Heavy Lifting

Programming can be an interesting concept. When you think about things from an audience perspective, what is it that we want to hear? Do we want to be both excited and challenged all in the same concert? How can the performers/directors choose a program that can please everyone? Is that even possible? In an ensemble scenario (i.e. an orchestra where the personnel stays the same or changes only minimally from one piece to the next), how much do you have to take into account the performers ability/stamina? This concept is something I spent a lot of time thinking about in preparation for my own recital. Pushing myself is one thing, pushing a large number of others can be a different issue.

Last week’s orchestra concert that included Strauss’s Don Juan and Berlioz’s Roman Carnival Overture on the same half of the same concert left me pondering some issues. Both of these works are prominent in the western repertoire, standing out as “heavy lifting” type works. In other words, neither are pieces to be taken lightly. Both require an intense respect for the music. My professor (Dr. Dan Moore) recently made a statement about Bach that I think can apply aptly to both of these works, “…it’s like a motorcycle, if you lose respect or concentration for one minute, you’re gonna’ be thrown.”

The programmatic aspects of both the Strauss and the Berlioz lend towards the unexpected. This means that the performers have to be very well acquainted with the events within the piece in order to successfully navigate the ink. Even at that, the performer (or collective performers in the case of an orchestra) has to be concentrating at all times in order to know exactly what is happening at any given time. As a percussionist, I am well adjusted to the idea of counting for an unmentionable number of measures in between playing a cymbal crash here or a bass drum note there. Typically, pieces are broken logically into rehearsal numbers that line up to sections in the music, allowing for ease in following long instances of tacet. Even with this, the Straus was not easily navigated. The Berlioz (immediately preceding the Strauss), was a lot easier to navigate but is a very busy work to play. When these two works are put back to back, demand on the performers goes up tremendously.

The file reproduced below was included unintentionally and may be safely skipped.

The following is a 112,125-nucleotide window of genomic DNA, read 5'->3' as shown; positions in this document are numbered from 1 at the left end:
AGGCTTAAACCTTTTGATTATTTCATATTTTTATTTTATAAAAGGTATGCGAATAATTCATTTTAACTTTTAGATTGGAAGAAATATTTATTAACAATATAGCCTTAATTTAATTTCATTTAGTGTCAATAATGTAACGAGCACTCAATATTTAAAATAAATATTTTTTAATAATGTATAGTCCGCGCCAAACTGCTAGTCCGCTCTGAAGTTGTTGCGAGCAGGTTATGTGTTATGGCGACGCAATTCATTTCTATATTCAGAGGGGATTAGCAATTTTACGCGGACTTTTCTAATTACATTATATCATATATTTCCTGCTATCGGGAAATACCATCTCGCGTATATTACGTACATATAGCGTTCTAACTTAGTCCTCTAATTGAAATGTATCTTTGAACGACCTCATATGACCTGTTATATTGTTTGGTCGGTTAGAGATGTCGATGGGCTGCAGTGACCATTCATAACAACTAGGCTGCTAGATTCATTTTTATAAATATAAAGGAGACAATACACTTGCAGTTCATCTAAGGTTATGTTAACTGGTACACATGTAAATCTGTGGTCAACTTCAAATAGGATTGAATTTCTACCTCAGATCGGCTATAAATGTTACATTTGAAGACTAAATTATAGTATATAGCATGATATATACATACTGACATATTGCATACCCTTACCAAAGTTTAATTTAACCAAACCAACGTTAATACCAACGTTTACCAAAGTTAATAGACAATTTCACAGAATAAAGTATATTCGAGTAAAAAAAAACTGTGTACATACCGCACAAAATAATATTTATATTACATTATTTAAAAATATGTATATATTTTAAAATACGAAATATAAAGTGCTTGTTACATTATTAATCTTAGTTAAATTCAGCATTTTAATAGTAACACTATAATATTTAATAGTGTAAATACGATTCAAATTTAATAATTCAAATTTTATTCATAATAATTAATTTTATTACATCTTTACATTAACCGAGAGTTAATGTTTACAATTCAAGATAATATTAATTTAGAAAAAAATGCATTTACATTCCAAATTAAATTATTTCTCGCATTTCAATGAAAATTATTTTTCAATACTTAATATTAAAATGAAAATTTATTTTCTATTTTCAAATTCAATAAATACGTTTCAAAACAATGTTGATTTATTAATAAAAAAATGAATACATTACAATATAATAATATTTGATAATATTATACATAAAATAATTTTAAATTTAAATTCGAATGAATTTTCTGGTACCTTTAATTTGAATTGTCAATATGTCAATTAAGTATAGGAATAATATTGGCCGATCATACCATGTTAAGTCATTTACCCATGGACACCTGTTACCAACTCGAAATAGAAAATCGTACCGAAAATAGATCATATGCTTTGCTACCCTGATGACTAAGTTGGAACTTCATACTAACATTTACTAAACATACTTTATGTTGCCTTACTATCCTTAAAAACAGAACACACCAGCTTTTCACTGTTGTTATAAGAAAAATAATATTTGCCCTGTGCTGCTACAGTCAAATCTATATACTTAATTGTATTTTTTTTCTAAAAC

I can only speculate about the other sections. For me, the biggest challenge in orchestral works is not the physical aspect of playing. There are many instances in percussion that involves serious physical stamina. Orchestral playing seems to physically require a fine touch, but more mental fortitude than anything else. As I watch other sections play, I wonder how it is for them. Strings look as if there is a respectful amount physicality to deal with, and I know the muscle stamina in the embouchure for wind players can be a challenge during lengthy stints of playing. It makes me curious to know what the experience is like for these players. Does the back to back performance of two long and challenging works falter from when programmed together, or does the added challenge of presenting two hard pieces together excite the performer enough to properly prepare, knowing what is in store for them?

All this to say, last Wednesday, the University of Iowa Symphony Orchestra attacked both Strauss and a double shot of Berlioz (I have yet to mention the second half of the program that included Berlioz’s Les nuits d’ete, a song cycle for soprano and orchestra). Roman Carnival (which started to the show) seemed to warm the audience up quite nicely as the applause was equal to the energy of the piece. Moving straight into Don Juan, the audience seemed to respond with the same enthusiasm, filling the IMU Main Lounge with an extended and exuberant round of applause. In this case, for any number of variables, the programming seemed to play very well to the audience at hand. The performers stepped up and took the challenge and the works soared to an exhilarating high. My hat’s off to you, Dr. Jones.